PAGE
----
“Clearly there were people who were worse off than me -- at least my condition didn’t make me feel sick,” Hawking writes. “Whenever I feel inclined to be sorry for myself, I remember that boy.”
Hawking is also frank about the ways that his disability has proved to be an asset. Early on in graduate school, his deteriorating physical condition steered him away from experimental research, since he couldn’t do the more hands-on work required. As a result, he entered the theoretical realms where he’s made his name. His disability also removed the obligation to sit on boring faculty committees or to teach undergraduates, and allowed him to wholly focus on research. He thinks it’s also one of the secrets to his celebrity: “I fit the stereotype of a disabled genius. I can’t disguise myself with a wig and dark glasses -- the wheelchair gives me away.”
Because so much of Hawking’s work concerns the origins of space and time, readers might be looking for some discussion of philosophy or religion. After all, Hawking caused a bit of a stir when he told a California Institute of Technology audience last April that the so-called Big Bang didn’t need any divine intervention to kick-start it, as noted by Space.com. But don't expect to ready about “big picture” implications of cosmology. Unlike more strident atheist-scientists such as Richard Dawkins, Hawking is much more concerned with physics than to metaphysics. For him, God, like the steady-state universe, is just another obsolete theory past its prime.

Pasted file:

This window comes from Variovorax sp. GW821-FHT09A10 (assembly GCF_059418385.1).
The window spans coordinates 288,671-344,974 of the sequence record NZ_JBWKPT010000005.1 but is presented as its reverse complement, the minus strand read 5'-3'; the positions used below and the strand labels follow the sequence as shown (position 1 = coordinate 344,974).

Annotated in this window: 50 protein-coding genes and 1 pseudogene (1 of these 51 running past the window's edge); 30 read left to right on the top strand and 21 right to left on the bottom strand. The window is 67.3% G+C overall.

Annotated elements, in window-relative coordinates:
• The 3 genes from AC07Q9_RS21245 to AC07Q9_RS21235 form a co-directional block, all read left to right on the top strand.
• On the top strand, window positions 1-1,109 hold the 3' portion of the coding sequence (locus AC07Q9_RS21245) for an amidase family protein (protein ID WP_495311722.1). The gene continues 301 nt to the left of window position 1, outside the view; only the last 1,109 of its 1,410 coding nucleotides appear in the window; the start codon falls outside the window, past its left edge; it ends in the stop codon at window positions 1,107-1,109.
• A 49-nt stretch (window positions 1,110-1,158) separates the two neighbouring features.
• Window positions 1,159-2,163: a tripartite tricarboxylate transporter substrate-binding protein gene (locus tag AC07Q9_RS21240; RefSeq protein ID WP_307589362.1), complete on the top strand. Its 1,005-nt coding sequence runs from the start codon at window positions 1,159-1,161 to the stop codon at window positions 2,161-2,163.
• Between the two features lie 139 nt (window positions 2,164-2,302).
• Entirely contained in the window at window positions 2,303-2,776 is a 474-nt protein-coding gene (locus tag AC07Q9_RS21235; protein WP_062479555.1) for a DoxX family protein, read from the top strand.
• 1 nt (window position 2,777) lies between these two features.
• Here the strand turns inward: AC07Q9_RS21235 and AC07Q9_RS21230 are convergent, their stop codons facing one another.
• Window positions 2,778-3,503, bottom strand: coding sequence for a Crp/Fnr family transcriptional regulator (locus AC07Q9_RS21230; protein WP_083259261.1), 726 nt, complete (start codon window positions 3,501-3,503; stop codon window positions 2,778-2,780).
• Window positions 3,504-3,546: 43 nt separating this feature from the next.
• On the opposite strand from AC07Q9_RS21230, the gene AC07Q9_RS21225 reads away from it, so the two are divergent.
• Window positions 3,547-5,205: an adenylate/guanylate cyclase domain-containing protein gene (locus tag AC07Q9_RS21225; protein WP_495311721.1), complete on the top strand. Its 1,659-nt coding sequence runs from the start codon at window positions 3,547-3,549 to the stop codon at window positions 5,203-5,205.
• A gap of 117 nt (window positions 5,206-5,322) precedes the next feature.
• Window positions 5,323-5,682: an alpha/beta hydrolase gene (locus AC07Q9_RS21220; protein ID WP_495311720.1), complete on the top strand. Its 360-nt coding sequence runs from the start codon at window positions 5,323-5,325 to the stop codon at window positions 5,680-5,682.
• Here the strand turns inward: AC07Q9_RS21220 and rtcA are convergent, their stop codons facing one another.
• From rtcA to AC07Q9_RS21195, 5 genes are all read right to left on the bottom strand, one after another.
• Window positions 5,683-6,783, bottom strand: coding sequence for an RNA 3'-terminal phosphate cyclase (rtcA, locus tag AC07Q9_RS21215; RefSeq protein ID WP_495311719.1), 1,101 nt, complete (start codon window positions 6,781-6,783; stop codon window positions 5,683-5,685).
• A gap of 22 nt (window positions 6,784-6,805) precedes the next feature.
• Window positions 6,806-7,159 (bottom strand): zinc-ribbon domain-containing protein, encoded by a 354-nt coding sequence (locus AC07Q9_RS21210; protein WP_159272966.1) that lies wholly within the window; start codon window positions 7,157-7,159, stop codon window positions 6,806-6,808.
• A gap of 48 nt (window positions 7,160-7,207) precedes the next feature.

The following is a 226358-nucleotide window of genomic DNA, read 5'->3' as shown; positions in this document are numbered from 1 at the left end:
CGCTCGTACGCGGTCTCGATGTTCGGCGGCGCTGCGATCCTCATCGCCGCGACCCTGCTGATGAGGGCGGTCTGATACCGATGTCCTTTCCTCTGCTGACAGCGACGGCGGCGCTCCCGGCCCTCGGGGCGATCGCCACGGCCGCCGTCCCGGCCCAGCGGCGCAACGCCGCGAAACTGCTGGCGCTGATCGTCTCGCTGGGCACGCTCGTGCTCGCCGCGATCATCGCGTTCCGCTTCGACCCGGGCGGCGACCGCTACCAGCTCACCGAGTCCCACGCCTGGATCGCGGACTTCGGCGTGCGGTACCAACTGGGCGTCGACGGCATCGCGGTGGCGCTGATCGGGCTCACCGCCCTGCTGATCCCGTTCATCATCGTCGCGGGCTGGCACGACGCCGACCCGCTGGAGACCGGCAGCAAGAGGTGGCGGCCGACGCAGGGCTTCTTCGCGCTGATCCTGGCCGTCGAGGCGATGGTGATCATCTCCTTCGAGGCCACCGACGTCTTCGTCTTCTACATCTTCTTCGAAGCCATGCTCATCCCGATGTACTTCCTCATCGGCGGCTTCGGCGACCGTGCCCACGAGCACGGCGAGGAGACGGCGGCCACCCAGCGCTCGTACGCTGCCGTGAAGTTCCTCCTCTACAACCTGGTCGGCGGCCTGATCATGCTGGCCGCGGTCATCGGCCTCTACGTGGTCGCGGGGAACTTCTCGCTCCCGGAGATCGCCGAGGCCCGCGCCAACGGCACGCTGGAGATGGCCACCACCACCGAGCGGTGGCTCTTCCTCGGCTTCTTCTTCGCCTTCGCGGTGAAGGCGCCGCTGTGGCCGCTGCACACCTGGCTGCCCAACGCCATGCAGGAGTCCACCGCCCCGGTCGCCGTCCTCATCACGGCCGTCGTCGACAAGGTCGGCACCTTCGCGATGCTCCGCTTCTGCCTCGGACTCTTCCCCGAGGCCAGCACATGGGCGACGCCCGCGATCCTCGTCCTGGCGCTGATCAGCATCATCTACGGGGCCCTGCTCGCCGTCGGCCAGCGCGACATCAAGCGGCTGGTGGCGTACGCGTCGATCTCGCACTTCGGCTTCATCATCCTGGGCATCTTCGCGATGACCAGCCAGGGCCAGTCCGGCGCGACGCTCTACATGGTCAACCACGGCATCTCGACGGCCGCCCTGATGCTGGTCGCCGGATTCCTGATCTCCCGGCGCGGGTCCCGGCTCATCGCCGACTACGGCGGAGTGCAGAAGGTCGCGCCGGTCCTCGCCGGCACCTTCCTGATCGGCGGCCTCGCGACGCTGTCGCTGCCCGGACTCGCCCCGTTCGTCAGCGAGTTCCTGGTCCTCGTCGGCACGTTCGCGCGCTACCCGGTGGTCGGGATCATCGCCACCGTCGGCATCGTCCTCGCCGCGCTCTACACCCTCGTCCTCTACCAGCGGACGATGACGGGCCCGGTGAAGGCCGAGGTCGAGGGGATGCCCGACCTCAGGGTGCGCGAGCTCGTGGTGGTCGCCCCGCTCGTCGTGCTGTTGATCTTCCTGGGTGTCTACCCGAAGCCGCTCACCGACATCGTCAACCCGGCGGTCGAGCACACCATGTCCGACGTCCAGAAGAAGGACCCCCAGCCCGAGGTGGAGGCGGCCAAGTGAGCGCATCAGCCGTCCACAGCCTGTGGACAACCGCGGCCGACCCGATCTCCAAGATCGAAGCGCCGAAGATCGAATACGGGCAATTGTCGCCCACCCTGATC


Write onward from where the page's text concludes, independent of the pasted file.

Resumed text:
“My Brief History,” published by Bantam, will be available Sept. 10.